Dies ist das Grußwort, das Ian Tegner aus London an die Festgemeinde gerichtet hat:
„Vielen, vielen Dank für ihr Wilkommen. My wife Meriel and I are so glad and so privileged to be here to share in this auspicious (glücklich) occasion.
Vielen herzliche Grüsse aus London, besonders von den Mitgliedern der St Helen‘s Kirche, die das Glück hatten an der Wiedereinweihungsfeier, neunzehn hundert fünf und sechzig, teilnehmen zu dürfen.
Now in English: Bitte vergib! I know you understand English much better than I speak German.
On 27th August 1965 sixty two members of the parish of St Helen’s in London, embarked on a visit to Hildesheim. Why? Warum? The Cathedral church of St Andreas was destroyed on 22nd March 1944 by British incendiary bombs. Sunday, 29th August was to be the day of reconsecration. But the two congregations intended that it should be far more than this. The rebuilding was to be a symbol of the dedication of all Christians to the unity of their faith, irrespective of nationality, politics or history. So we, whose church in London was also destroyed by enemy action and rebuilt, were invited to join you in this act of dedication and reconciliation.
For many of us it was the first journey overseas. We knew there would be services of consecration and reconciliation; that we would be guests in the homes of German families; and we had seen the beauty of Hildesheim in pictures. We were imbued with a spirit of goodwill, but we had much to learn. We experienced the warm hospitality of our hosts, often with little common language other than laughter; we shared the worship of St Andreas; we presented an Altar Bible to be at its future heart. We sang, and we danced, together.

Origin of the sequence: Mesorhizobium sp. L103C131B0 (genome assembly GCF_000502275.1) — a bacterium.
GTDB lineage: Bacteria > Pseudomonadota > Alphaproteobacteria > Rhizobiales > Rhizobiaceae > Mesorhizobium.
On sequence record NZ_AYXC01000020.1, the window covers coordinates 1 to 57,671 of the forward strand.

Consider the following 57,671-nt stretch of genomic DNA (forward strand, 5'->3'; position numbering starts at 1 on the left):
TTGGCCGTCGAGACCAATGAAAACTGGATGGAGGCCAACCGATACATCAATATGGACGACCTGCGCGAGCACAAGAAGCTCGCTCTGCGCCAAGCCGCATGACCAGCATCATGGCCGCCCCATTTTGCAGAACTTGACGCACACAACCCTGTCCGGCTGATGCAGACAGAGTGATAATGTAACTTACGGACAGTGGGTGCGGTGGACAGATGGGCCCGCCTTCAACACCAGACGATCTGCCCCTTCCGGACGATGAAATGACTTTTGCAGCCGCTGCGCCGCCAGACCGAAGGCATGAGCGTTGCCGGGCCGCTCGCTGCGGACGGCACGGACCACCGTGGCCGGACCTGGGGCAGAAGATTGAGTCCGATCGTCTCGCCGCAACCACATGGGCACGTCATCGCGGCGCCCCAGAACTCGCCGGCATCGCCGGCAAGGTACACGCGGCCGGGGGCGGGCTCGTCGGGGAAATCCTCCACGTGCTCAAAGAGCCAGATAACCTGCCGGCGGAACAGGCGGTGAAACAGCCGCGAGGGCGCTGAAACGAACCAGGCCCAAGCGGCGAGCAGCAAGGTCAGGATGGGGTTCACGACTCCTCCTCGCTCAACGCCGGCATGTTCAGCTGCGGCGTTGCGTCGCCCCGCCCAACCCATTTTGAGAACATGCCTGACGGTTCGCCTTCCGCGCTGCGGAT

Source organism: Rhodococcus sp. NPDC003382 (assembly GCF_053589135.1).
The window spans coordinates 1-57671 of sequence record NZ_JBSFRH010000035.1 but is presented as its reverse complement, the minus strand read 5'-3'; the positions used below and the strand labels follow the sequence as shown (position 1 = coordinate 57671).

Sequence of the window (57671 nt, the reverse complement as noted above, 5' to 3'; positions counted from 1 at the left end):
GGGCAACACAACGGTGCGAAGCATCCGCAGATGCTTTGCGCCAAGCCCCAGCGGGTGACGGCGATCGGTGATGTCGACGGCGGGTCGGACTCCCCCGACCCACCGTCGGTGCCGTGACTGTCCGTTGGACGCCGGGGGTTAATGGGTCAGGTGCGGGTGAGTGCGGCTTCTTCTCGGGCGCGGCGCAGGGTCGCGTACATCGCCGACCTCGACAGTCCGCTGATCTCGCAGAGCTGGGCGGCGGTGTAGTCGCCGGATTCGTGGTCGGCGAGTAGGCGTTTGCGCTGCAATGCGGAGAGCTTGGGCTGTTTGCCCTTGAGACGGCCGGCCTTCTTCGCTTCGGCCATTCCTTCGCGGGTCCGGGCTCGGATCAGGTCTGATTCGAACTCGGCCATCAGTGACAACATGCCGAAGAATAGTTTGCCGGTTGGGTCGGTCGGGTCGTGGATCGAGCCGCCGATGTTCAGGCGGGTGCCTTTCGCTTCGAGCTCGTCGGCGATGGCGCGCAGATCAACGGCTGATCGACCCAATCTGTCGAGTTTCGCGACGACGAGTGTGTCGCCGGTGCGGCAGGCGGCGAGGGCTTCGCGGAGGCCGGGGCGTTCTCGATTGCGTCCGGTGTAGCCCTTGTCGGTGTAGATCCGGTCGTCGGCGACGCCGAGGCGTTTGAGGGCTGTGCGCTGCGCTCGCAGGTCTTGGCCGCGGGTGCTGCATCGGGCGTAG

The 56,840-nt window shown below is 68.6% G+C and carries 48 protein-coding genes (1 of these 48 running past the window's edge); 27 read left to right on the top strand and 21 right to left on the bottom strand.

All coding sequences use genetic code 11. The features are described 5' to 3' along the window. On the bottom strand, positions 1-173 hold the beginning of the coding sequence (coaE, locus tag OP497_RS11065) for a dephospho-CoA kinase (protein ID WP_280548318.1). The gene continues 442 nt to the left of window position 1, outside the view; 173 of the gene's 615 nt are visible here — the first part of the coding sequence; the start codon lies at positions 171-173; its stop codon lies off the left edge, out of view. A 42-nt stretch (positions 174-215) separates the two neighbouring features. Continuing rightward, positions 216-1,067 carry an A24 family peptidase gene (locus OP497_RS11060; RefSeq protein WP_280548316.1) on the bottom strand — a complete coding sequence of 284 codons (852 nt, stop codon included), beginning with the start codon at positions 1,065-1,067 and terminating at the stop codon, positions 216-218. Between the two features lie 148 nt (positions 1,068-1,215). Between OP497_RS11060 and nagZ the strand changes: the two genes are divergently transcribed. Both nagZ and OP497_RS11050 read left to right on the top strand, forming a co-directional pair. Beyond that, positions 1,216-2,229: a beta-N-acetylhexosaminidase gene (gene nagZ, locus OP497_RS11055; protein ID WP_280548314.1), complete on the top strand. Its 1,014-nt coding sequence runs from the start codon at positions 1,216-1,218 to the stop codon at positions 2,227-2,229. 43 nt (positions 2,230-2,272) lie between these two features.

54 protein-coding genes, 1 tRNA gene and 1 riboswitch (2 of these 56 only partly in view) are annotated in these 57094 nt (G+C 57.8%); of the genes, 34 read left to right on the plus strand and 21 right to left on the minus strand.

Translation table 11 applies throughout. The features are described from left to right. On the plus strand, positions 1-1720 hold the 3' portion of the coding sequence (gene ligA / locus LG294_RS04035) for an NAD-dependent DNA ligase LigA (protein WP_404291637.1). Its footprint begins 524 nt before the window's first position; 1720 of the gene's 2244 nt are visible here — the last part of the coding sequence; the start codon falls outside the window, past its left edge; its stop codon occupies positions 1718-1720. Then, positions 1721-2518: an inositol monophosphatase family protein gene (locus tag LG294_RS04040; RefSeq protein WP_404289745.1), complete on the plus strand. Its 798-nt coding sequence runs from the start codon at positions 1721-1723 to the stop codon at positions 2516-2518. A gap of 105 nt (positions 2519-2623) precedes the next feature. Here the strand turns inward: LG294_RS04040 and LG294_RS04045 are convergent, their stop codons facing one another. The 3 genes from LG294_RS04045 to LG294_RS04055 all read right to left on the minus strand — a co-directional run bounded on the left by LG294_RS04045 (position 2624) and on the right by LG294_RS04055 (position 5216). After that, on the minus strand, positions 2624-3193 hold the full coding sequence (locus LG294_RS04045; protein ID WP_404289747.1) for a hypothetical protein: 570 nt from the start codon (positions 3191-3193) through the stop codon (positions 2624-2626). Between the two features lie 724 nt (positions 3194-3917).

What did we learn? We learned how our common Christian faith and way of life can bind us together, can overcome difficulties of language and the all-too-fresh memories of recent bloody times, and can give us a common purpose. We found universal fellowship in Christ.
Over the past fifty years we have maintained our fellowship through mutual visits and personal friendships. Many who were here in 1965 have passed on and others have moved away from St Helens. But we were all exceptionally privileged to share this experience and every one of us was touched and moved, and our faith reinforced.
Today the challenge of reconciliation world-wide is as great as ever. May this 50th anniversary renew and reinforce our determination to meet it.
Möge Gott mit uns sein.“